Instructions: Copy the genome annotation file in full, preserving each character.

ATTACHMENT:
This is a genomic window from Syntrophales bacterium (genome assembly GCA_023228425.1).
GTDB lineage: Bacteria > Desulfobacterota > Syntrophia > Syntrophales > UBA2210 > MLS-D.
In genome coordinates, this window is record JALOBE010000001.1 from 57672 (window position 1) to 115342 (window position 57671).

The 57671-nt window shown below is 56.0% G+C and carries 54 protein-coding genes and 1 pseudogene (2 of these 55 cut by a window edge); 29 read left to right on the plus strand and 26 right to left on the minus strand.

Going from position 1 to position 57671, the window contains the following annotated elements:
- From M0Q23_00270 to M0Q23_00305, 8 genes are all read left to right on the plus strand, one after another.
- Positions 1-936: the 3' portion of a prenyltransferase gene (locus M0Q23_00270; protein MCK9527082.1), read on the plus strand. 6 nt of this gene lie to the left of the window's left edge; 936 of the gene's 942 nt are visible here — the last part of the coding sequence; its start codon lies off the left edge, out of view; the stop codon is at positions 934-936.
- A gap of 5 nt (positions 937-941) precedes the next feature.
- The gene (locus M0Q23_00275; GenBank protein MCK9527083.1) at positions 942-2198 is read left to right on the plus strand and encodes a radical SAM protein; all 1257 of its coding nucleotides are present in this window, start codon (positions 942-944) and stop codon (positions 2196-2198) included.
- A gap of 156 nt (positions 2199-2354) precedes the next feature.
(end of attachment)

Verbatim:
This is a genomic window from Syntrophales bacterium (genome assembly GCA_023228425.1).
GTDB lineage: Bacteria > Desulfobacterota > Syntrophia > Syntrophales > UBA2210 > MLS-D.
In genome coordinates, this window is record JALOBE010000001.1 from 57672 (window position 1) to 115342 (window position 57671).

The 57671-nt window shown below is 56.0% G+C and carries 54 protein-coding genes and 1 pseudogene (2 of these 55 cut by a window edge); 29 read left to right on the plus strand and 26 right to left on the minus strand.

Going from position 1 to position 57671, the window contains the following annotated elements:
- From M0Q23_00270 to M0Q23_00305, 8 genes are all read left to right on the plus strand, one after another.
- Positions 1-936: the 3' portion of a prenyltransferase gene (locus M0Q23_00270; protein MCK9527082.1), read on the plus strand. 6 nt of this gene lie to the left of the window's left edge; 936 of the gene's 942 nt are visible here — the last part of the coding sequence; its start codon lies off the left edge, out of view; the stop codon is at positions 934-936.
- A gap of 5 nt (positions 937-941) precedes the next feature.
- The gene (locus M0Q23_00275; GenBank protein MCK9527083.1) at positions 942-2198 is read left to right on the plus strand and encodes a radical SAM protein; all 1257 of its coding nucleotides are present in this window, start codon (positions 942-944) and stop codon (positions 2196-2198) included.
- A gap of 156 nt (positions 2199-2354) precedes the next feature.